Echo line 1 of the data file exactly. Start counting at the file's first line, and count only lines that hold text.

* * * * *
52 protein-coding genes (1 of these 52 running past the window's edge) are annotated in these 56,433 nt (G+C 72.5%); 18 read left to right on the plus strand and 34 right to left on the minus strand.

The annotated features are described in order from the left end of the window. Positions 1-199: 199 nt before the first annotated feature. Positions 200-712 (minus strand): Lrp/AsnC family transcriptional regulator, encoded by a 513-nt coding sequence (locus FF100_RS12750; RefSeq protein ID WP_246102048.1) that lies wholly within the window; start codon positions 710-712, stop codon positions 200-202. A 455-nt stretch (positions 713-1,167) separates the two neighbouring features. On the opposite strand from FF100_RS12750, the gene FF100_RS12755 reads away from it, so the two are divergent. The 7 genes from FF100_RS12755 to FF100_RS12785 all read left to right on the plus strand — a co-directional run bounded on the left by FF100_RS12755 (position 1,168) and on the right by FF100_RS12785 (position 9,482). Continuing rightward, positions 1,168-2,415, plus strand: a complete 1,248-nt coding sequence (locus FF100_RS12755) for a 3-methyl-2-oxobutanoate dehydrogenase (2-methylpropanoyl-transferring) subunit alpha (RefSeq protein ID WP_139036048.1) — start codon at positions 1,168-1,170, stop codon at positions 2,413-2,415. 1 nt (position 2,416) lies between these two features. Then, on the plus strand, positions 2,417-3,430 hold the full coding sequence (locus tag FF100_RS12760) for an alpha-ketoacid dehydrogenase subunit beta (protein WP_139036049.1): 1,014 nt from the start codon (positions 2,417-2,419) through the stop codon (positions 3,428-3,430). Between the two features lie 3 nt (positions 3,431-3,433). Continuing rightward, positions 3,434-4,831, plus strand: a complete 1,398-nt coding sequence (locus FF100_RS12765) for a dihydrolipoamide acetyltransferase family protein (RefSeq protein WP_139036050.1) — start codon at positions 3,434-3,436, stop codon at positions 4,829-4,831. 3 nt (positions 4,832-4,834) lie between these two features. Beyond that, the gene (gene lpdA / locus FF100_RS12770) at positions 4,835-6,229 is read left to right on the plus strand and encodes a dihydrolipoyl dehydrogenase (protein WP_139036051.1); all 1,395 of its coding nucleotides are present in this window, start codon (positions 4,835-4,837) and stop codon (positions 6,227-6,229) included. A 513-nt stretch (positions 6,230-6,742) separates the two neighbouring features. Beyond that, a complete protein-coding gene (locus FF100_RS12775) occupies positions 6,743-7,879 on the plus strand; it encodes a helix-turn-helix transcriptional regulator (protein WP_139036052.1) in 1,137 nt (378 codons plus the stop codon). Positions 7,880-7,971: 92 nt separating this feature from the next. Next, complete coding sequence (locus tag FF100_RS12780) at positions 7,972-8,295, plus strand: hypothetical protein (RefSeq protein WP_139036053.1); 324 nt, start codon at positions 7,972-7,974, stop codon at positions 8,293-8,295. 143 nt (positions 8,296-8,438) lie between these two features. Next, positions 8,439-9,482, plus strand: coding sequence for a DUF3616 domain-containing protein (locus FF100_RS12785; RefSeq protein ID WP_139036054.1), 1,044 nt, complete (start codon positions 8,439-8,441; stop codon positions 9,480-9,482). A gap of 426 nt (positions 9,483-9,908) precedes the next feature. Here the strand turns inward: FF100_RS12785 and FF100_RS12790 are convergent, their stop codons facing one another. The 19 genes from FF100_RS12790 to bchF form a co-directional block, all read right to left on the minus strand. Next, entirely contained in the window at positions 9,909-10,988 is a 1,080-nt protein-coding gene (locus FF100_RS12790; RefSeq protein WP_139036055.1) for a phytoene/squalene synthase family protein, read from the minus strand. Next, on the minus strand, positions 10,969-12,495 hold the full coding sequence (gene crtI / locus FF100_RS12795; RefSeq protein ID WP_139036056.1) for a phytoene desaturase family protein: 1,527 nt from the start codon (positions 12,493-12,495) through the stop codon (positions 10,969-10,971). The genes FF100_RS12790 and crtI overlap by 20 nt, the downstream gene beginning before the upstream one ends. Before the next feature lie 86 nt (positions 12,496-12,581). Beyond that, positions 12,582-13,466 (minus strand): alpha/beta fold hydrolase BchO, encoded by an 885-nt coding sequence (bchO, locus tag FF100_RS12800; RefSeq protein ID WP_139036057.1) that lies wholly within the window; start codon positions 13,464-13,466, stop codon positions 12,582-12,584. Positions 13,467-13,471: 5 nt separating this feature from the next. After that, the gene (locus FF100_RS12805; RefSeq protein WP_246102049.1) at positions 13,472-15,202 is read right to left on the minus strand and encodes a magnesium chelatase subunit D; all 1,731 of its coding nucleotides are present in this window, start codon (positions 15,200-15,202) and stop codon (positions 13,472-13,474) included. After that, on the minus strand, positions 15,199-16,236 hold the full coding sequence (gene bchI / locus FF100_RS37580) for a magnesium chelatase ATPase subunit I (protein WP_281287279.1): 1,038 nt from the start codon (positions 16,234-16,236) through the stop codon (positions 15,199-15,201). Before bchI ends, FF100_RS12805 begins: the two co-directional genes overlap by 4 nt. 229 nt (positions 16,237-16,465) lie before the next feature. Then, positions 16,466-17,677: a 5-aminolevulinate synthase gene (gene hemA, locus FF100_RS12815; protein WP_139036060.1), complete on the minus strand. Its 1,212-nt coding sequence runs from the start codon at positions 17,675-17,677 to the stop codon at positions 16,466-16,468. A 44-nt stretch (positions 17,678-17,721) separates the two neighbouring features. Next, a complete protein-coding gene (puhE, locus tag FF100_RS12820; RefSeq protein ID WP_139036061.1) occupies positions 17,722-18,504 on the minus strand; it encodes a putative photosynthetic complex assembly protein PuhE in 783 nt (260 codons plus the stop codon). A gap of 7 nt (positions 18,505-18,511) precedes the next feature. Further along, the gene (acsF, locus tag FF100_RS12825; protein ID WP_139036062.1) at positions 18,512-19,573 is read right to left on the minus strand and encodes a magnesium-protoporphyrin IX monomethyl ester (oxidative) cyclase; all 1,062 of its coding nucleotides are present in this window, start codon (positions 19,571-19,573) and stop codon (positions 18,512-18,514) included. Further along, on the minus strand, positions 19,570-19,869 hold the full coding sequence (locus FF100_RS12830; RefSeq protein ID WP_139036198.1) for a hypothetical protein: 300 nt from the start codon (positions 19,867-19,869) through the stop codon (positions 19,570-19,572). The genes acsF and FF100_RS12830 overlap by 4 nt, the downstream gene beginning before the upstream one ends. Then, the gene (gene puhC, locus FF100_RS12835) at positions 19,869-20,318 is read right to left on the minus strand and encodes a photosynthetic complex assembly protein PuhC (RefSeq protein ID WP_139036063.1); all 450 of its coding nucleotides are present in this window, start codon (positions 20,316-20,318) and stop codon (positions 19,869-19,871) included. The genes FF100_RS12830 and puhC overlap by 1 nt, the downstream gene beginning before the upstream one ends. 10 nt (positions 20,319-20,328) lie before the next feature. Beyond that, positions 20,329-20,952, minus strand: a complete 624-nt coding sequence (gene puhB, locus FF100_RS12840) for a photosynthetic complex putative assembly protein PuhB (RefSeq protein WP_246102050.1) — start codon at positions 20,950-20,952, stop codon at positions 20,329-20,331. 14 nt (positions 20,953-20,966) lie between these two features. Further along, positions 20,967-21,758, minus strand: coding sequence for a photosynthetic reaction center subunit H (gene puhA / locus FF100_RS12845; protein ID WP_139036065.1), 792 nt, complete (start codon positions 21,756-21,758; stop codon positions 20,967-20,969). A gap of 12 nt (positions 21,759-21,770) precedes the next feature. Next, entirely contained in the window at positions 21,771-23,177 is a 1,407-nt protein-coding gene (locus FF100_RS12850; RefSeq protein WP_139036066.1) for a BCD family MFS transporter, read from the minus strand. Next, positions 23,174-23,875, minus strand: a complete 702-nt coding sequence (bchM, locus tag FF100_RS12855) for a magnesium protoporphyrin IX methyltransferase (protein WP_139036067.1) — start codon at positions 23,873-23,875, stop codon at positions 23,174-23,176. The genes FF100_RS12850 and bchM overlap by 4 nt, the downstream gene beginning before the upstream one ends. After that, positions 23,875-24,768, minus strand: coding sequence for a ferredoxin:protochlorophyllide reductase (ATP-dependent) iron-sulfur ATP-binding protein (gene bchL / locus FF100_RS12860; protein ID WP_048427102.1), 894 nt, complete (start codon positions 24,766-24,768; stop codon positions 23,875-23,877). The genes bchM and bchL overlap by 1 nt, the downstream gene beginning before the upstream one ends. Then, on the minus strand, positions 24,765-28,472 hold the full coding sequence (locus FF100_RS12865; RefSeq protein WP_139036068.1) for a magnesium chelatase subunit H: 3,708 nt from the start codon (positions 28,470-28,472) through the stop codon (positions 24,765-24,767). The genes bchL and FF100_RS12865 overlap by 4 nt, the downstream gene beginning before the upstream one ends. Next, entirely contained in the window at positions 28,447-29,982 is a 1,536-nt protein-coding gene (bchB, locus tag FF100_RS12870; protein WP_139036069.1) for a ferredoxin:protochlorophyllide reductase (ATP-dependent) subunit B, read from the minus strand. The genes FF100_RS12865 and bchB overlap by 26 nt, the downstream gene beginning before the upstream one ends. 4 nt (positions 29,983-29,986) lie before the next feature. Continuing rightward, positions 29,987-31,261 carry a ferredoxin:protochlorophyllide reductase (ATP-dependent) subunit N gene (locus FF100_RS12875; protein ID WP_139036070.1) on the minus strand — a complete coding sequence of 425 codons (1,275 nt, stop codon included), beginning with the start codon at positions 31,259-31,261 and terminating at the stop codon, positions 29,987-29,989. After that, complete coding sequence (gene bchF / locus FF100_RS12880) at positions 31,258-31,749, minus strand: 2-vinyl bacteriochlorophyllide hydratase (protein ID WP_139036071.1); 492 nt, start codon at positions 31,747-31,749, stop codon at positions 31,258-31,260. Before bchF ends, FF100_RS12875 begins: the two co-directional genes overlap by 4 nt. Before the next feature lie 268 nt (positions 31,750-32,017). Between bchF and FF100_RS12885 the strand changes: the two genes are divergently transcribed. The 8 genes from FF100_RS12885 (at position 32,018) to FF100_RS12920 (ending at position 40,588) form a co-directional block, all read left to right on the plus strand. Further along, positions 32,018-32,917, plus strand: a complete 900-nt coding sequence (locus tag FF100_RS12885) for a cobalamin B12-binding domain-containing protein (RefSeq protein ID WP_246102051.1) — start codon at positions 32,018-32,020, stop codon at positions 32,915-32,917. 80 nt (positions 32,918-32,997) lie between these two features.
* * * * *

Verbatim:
52 protein-coding genes (1 of these 52 running past the window's edge) are annotated in these 56,433 nt (G+C 72.5%); 18 read left to right on the plus strand and 34 right to left on the minus strand.